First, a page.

Today’s corollaries to high school and electricity? Digital skills and broadband internet.
Computer science education gives students a path to some of the highest-paying, most in-demand jobs of today, but — equally as important — it introduces students to the tools used to create and innovate in the information age. Broadband opens up remote work opportunities, videoconferencing, and other business tools, along with access to customers around the world, so small town businesses can better export value and import cash.
Finding or training qualified computer science teachers is harder for rural schools with fewer students and tighter budgets, but some are rightly making it a priority. AdvanceKentucky and Code.org are working to train 50 computer science teachers a year for three years in Kentucky. Last month, Wyoming set one year of computer science coursework as a graduation requirement for high school students. This is not California or Massachusetts, but Wyoming — known for beef farming and mining and for being one of the most rural states in the nation.
Broadband deployment faces some the same barriers that electricity deployment faced in the early 1900s, like smaller customer bases, higher costs per house served, and smaller profit margins. As of 2016, 39 percent of rural areas still lacked access to broadband internet. However, many of the same municipal and cooperative electric companies that first brought power to rural areas in the 1900s are building out the fastest internet in the country in places like Muscatine, Iowa; Red Wing, Minnesota; and Wilson, North Carolina.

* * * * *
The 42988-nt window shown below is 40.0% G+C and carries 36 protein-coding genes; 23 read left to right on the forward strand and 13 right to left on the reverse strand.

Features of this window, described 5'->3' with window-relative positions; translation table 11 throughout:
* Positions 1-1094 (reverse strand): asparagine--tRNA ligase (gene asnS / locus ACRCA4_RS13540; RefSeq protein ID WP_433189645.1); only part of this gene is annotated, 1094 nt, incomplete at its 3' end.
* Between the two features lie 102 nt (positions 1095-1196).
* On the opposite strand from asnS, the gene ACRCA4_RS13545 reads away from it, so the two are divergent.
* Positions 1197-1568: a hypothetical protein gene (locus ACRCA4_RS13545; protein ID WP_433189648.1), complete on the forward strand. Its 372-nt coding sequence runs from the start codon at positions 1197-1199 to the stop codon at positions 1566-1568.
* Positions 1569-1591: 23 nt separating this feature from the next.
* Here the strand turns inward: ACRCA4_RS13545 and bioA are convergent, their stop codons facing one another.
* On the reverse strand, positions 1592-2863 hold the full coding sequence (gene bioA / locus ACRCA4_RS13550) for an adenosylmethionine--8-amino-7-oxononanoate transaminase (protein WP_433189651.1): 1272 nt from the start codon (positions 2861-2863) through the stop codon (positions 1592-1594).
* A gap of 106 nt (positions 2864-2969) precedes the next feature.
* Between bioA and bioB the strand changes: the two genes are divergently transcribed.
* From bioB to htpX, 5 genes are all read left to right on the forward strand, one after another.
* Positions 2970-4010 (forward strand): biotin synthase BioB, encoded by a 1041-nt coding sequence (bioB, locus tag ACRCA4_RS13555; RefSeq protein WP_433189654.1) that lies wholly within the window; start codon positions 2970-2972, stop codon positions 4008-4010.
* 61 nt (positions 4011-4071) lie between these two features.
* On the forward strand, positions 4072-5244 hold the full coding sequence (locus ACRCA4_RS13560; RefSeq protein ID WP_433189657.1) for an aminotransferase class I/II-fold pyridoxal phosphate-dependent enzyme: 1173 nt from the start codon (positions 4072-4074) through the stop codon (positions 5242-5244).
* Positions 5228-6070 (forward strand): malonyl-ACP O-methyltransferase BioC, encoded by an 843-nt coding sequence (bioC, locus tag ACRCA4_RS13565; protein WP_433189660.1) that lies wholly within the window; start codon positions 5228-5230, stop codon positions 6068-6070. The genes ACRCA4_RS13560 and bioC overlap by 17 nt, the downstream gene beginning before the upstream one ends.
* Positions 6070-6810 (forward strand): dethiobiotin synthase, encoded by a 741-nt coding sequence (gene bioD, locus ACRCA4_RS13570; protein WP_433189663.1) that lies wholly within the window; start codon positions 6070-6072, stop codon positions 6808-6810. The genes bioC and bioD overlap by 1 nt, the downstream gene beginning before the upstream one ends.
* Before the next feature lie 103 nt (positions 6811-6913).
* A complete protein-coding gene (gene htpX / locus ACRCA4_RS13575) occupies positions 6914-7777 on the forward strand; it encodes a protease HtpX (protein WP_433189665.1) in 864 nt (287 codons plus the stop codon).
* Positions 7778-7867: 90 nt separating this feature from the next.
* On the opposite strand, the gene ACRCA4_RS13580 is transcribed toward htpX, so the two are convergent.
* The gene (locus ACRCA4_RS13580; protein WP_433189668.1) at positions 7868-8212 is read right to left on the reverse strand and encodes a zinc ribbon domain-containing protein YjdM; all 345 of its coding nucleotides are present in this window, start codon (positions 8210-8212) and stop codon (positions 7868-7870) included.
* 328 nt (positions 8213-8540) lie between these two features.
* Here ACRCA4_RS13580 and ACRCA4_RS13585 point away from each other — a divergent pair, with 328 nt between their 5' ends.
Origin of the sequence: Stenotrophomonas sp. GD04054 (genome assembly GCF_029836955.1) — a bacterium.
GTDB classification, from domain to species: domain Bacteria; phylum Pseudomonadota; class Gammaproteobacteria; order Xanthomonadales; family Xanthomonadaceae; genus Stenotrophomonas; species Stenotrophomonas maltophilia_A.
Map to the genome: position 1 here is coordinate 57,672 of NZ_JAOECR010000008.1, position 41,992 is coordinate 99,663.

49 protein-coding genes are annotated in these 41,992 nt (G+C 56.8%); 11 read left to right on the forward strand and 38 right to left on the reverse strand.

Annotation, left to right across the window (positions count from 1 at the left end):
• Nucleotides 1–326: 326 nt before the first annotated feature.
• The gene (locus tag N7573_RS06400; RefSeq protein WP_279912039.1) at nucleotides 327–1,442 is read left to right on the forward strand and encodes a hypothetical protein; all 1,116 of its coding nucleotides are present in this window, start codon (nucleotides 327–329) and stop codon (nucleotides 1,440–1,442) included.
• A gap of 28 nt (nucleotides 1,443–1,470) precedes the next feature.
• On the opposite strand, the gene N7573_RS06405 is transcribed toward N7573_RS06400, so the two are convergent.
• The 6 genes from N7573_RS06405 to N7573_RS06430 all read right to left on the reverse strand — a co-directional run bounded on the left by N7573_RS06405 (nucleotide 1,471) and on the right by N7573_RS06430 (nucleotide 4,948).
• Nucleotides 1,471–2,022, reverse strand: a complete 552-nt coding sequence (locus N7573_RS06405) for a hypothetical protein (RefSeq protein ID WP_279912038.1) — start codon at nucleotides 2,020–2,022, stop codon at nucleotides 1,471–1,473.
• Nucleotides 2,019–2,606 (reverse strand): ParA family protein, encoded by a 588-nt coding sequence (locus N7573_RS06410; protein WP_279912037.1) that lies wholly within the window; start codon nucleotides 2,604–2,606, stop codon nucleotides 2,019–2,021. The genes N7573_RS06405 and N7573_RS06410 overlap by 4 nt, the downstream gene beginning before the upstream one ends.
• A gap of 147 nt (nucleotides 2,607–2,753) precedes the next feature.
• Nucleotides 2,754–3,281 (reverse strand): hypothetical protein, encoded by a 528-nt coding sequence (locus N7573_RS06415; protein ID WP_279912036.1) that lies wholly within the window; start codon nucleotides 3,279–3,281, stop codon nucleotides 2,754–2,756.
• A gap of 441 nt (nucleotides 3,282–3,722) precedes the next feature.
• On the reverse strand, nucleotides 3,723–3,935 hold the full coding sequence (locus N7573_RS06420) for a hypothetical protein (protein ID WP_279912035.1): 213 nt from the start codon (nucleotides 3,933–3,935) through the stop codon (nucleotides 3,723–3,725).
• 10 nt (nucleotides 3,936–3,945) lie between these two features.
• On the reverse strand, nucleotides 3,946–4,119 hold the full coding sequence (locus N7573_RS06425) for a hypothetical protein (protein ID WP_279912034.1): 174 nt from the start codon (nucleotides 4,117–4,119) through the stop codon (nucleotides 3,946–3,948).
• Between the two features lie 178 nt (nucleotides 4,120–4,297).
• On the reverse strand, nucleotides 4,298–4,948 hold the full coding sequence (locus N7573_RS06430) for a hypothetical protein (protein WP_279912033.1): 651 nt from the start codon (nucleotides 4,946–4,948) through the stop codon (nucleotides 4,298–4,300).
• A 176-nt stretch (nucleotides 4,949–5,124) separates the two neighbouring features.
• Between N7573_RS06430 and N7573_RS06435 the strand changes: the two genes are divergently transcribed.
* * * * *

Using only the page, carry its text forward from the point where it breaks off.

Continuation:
As in the beginning of the 20th century, the United States today is grappling with serious economic challenges in our small communities. We need to pursue investments and policies that spur economic adaptation and innovation — especially in rural areas, where the 2008 recession isn’t over. The recent $600 million allocation to support rural broadband expansion in the omnibus spending bill is further progress, but updating pole attachment laws to allow faster, cheaper deployment of fiber along existing telephone lines would be better.
And whether through full-time computer science faculty or a combination of in-person and online classes, we need to make sure our children gain experience with the digital building blocks of our society before they graduate high school. Hopefully, states across the nation — including California and Massachusetts — will follow Wyoming and Kentucky’s lead.
The old saying that necessity is the mother of invention has always been true for rural America, but the other prerequisites are access to the right tools and the know-how to make use of them. With a New Deal for our century, providing the levers for aggressive broadband expansion and computer science training for high school students everywhere, we could address the opportunity gap between rural and urban areas and build the foundation for a resilient economy that will last the next hundred years.
Matt Dunne is the founder and executive director for the Center on Rural Innovation.